L. Jaffro (2019). Jugement moral et désaccord persistant. Archives de philosophie, 82(2), 233-253. https://www.cairn.info/revue-archives-de-philosophie-2019-2-page-233.htm
The aim is to clarify the conditions of real disagreement in the epistemology of moral judgements. It would seem that moral subjectivists can deal with disagreement more easily than realists. The former can refer disagreement to the diversity of individual or social preferences that evaluations express. The latter have difficulties to account for it in contexts where the informational conditions of an evaluation are met. The paper defends a third approach, attentive to the epistemology of evaluation, which puts the emphasis on how moral value judgements are essentially dependent on reasons. In morality as in other areas, judging is, among other things, assuming responsibility for a verdict that is susceptible of being justified.
L. Jaffro, Are Moral Reasons Response-Dependent? (2015). Philinq—Philosophical Inquiries (ETS), 3(2), 17-34.
Some moral realists draw on the analogy between colours and values in order to claim that ‘desirability’ is a quality to which agents are sensitive under ideal conditions. The paper sets out objections to Michael Smith’s view that moral reasons are response-dependent and that they constitute the kind of reasons which would motivate ideal agents. The agent’s response to what appears to him or her morally desirable or morally mandatory is not a response in the same sense that our perception of a colour is a response to a disposition in the object to produce that perception. For a responsible agent appreciates values and reasons in the light of a plurality of moral considerations.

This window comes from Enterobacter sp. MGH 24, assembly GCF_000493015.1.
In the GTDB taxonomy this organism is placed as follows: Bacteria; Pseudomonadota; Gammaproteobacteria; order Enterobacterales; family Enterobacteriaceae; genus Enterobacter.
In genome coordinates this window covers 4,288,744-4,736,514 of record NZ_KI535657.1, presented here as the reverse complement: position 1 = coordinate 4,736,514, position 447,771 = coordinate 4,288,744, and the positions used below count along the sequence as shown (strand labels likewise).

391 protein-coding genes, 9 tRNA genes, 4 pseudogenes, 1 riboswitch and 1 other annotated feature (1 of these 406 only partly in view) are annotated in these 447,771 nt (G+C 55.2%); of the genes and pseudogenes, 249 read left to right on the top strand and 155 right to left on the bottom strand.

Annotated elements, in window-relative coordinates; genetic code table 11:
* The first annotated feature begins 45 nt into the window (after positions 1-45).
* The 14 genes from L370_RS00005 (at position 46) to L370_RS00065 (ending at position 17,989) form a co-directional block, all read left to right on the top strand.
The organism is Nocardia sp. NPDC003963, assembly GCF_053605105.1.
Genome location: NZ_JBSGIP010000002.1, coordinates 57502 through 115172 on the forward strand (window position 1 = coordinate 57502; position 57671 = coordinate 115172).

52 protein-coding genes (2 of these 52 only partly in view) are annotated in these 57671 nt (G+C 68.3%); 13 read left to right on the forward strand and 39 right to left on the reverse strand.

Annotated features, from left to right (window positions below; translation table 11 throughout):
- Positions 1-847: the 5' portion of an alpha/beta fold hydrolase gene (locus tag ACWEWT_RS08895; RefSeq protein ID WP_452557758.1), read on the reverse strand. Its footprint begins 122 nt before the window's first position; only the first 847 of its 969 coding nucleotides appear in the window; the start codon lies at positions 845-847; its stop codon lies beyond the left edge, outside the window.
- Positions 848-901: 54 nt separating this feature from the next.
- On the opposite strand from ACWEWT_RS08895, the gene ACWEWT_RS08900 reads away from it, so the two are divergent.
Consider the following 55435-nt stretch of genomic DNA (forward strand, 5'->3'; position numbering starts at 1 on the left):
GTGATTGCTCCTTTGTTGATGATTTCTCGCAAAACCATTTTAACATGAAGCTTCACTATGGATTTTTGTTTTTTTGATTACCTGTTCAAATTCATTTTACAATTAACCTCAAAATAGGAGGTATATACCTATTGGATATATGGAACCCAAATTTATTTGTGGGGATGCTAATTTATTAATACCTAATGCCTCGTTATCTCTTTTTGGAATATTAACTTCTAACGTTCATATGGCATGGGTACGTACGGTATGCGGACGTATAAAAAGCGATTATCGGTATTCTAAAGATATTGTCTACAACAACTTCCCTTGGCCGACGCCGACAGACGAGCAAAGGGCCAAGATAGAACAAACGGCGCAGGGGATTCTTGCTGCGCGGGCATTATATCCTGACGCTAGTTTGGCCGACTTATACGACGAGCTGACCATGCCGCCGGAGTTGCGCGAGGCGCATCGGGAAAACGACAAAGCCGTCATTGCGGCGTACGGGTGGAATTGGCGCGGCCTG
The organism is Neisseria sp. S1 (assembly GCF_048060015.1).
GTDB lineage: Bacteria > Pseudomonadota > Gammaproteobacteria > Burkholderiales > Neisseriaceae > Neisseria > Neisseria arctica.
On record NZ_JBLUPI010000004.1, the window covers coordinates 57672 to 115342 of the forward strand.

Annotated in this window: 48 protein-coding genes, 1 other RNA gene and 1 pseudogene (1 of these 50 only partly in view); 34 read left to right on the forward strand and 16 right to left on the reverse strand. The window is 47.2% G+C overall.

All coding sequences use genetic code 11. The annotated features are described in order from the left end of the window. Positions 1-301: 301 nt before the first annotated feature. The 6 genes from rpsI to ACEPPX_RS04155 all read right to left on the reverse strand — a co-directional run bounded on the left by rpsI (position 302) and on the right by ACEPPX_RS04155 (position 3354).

L. Jaffro (2008). Which Platonism for Which Modernity? Shaftesbury’s Socratic ‘Sea-Cards’. In S. Hutton and D. Hedley (eds), Platonism at the Origins of Modernity : Studies on Platonism and Early Modern Philosophy. International Archives in the History of Ideas, Dordrecht: Springer, 255-267.
The so-called Platonism of Shaftesbury is mainly a reconstruction through which commentators claim to understand Shaftesbury better than he understood himself. For he used to view himself as a disciple of Socrates; in his opinion being a disciple of Socrates meant that he was not a Platonist but a Stoic, insofar as the Stoics drew the ultimate consequences of the Socratic idea of virtue as knowledge. The chapter reconsiders Shaftesbury’s relationship to ancient philosophy by drawing unpublished manuscripts, especially his Design of a Socratic History.